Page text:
Saturday, February 9, 2013

To What Extent Do You Teach IP?

Choosing whether to include any IP in a first-year Property course is an annual dilemma for me.  I suspect that for many of us Property profs, IP topics are outside our comfort zone.  I know a little about patents, a little more about copyright, a little less about trademark.  If something has to be cut -- and something always does -- then it is easy for me to cut IP.  I don't have to worry about what I don't know.

On the other hand, if there is one property issue young law students are likely to be interested in, it is IP, and especially copyright.  They live in a world of changing copyright boundaries, where sampling and mashing are celebrated, file-sharing is illegal but common place, and collaborating without attribution is a daily event on twitter but could get you expelled in law school.  

Profs can take what I think of as the Dukeminier approach: treat IP as just an example of obtaining first rights, akin to colonizing a continent, and move on without getting into the particulars of actual IP law.  I've done that, but it seems like a cop out to me.  These days, I either teach some IP or I don't.  Usually, I don't.  Probably, I should.

What do you do?

Mark A. Edwards

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I teach one long trademark case (Brennan v. Terrence Brennan) from my circuit to introduce students to the key elements of trademark infringement. I also teach one short copyright case (Walker v. Time Life) to introduce students to the concept of "substantial similarity" and one long fair use case (The 2 Live Crew case, Acuff v. Campbell). It takes up about a week of class time.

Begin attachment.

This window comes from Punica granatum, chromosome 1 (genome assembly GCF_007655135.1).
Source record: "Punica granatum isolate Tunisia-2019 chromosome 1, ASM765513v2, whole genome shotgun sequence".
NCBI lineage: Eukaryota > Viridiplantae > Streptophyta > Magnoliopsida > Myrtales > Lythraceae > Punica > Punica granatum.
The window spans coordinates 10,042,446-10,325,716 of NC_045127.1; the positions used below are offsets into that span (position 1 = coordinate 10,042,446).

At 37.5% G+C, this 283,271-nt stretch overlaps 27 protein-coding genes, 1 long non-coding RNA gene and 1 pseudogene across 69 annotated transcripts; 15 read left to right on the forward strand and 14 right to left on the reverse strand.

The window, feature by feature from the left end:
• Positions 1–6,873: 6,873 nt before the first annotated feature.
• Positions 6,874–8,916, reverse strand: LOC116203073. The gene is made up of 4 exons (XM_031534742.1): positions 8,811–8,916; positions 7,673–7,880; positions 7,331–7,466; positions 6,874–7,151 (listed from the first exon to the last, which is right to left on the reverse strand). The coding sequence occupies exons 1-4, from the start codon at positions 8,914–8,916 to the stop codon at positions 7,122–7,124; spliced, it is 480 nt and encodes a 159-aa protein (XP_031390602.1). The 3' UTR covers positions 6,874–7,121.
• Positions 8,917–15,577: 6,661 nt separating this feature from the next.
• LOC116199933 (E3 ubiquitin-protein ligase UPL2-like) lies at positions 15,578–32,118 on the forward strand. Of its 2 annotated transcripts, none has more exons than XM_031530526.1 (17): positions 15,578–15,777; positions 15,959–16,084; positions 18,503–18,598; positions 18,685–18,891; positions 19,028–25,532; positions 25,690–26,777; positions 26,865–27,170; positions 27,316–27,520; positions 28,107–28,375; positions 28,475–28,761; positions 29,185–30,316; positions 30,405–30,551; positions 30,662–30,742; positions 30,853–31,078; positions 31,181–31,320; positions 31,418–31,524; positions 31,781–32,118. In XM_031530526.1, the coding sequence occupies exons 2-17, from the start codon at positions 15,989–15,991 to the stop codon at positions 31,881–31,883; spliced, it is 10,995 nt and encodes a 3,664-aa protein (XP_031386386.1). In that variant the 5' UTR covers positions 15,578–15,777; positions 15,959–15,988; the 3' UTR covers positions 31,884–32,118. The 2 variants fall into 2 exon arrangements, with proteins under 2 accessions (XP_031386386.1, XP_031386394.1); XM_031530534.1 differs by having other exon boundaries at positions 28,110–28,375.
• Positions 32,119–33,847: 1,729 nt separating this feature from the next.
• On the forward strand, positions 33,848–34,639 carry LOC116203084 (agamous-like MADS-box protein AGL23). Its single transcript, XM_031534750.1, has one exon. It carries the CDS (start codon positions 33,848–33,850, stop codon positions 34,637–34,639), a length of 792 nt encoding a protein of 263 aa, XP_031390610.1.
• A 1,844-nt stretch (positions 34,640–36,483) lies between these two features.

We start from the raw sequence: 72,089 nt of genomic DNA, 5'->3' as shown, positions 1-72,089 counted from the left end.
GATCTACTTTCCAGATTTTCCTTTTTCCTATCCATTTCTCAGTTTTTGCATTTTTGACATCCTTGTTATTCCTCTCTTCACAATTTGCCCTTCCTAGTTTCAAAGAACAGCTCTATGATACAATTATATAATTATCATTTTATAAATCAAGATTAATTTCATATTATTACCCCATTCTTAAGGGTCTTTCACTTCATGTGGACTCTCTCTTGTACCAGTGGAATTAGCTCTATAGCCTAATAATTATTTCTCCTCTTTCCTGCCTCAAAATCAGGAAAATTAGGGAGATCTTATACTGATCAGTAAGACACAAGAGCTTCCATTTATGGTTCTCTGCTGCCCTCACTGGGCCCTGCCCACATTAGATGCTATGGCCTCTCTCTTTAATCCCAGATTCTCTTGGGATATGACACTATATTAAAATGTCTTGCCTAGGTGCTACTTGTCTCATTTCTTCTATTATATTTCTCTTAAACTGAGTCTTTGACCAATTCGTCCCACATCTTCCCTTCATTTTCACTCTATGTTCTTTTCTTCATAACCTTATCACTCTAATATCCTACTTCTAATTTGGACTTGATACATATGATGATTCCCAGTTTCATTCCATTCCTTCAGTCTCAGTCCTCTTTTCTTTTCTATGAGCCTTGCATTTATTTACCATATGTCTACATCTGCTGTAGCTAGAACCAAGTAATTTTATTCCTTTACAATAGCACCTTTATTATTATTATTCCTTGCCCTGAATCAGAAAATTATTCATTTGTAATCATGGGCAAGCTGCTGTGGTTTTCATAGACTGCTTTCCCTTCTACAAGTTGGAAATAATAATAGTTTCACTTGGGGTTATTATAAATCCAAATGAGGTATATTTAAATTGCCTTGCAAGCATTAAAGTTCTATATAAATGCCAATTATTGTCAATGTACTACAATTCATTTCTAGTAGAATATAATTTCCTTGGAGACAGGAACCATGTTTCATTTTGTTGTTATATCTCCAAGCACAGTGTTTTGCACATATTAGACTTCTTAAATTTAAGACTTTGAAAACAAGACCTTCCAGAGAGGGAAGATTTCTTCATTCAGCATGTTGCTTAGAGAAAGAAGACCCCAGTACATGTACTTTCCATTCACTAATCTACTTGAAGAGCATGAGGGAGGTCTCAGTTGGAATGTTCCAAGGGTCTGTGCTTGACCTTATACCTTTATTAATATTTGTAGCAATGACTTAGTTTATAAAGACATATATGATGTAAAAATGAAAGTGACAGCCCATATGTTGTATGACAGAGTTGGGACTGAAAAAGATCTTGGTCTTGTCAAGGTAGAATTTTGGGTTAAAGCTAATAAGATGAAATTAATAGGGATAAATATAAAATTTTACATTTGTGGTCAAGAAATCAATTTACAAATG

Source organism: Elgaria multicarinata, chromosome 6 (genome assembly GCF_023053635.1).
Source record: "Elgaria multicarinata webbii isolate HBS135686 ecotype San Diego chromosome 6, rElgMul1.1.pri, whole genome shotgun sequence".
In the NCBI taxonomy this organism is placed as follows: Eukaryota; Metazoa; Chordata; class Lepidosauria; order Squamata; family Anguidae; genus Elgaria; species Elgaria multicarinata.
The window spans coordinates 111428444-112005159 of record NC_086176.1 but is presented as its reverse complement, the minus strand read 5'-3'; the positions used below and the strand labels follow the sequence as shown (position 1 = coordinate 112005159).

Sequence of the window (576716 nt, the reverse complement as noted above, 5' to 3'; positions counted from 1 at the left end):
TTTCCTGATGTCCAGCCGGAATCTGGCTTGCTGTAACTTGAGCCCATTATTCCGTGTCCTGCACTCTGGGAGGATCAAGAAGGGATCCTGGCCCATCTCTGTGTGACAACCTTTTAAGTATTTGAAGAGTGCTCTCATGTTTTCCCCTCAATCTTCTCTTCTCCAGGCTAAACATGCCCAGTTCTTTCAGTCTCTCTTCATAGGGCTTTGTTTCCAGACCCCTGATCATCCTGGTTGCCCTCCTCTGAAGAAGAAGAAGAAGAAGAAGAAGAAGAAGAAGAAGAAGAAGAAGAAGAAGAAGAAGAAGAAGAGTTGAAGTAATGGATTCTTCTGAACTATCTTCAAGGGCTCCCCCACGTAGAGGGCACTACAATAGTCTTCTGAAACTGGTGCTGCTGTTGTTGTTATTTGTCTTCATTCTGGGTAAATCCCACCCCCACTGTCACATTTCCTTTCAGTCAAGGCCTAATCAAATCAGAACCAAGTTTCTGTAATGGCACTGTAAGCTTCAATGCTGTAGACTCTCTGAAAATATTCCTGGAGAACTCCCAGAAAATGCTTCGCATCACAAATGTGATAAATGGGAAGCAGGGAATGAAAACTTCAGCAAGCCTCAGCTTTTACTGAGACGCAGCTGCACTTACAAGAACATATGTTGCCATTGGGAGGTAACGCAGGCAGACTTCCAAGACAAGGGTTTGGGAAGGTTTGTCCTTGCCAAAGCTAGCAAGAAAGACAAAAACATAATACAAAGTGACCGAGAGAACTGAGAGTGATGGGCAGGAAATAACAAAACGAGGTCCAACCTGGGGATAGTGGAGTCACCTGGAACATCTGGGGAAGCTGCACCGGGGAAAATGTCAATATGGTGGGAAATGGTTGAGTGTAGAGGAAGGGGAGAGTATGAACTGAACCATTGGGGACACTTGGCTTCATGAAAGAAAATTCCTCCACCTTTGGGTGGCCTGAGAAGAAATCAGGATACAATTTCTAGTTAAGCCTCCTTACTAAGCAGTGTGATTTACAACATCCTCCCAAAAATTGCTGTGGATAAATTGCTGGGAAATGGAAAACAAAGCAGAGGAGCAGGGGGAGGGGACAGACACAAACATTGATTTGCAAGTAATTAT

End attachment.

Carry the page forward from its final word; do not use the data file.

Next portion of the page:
Why? I begin with the following theory of what first your property should be: it should be a buffet where students sample bits and pieces of the major upper class electives that lead to practice areas (IP, wills/trusts, landlord/tenant, real estate transactions, zoning) plus bits and pieces of stuff that are relevant to the bar exam. Materials that aren't relevant to the bar or practice (finders, gifts etc) are useful only to the extent that they are foundational for the other stuff, so I give only a case or two on those areas at most.

Posted by: Michael Lewyn | Feb 11, 2013 9:31:38 AM

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